Book Review of
Leaving the Witness
A third-generation Jehovah’s Witness, Amber Scorah had devoted her life to sounding God’s warning of impending Armageddon. She volunteered to take the message to China, where the preaching she did was illegal and could result in her expulsion or worse. Here, she had some distance from her community for the first time. Immersion in a foreign language and culture–and a whole new way of thinking–turned her world upside down, and eventually led her to lose all that she had been sure was true.
As a proselytizer in Shanghai, using fake names and secret codes to evade the authorities’ notice, Scorah discreetly looked for targets in public parks and stores. To support herself, she found work at a Chinese language learning podcast, hiding her real purpose from her coworkers. Now with a creative outlet, getting to know worldly people for the first time, she began to understand that there were other ways of seeing the world and living a fulfilling life. When one of these relationships became an “escape hatch,” Scorah’s loss of faith culminated in her own personal apocalypse, the only kind of ending possible for a Jehovah’s Witness.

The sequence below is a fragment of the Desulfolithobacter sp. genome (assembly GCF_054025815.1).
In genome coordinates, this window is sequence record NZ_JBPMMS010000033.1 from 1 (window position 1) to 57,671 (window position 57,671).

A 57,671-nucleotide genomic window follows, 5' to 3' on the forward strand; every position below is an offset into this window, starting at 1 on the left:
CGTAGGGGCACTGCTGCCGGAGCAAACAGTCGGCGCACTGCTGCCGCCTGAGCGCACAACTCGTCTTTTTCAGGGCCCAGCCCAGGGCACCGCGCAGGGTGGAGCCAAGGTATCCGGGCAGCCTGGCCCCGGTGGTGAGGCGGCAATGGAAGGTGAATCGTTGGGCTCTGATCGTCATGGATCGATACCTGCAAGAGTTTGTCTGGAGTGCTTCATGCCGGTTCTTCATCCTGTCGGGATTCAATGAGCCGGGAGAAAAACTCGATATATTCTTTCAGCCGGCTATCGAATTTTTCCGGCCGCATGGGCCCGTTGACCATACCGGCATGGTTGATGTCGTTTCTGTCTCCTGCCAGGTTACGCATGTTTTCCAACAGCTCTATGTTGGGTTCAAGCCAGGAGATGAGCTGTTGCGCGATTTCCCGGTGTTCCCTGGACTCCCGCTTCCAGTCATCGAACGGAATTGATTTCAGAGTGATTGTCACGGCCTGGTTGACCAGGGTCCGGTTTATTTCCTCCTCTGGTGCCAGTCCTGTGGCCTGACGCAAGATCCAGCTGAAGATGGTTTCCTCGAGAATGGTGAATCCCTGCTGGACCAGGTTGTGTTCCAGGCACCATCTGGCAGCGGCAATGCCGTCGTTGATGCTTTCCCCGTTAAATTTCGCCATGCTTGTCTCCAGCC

Shunned by family and friends as an apostate, Scorah was alone in Shanghai and thrown into a world she had only known from the periphery–with no education or support system. A coming of age story of a woman already in her thirties, this unforgettable memoir examines what it’s like to start one’s life over again with an entirely new identity. It follows Scorah to New York City, where a personal tragedy forces her to look for new ways to find meaning in the absence of religion. With compelling, spare prose, Leaving the Witness traces the bittersweet process of starting over, when everything one’s life was built around is gone.
Leaving the Witness by Amber Scorah is another book that I am glad I read but really wasn’t for me. Again I love memoirs, but this one was not one of my favorites. This book has been compared to the book Educated, which I loved. I don’t really see the comparison between that two books. I found this an interesting story because I knew very little about the this group of people, but the writing didn’t draw me into the story like Educated did. And the details in this one were very graphic, and I thought contained way too many details in a few sections. I ended up skimming over several pages. This is a book I would have trouble recommending simply because parts of it are what I would consider “R” rated, and the book could have been just as good without all those “R” rated details.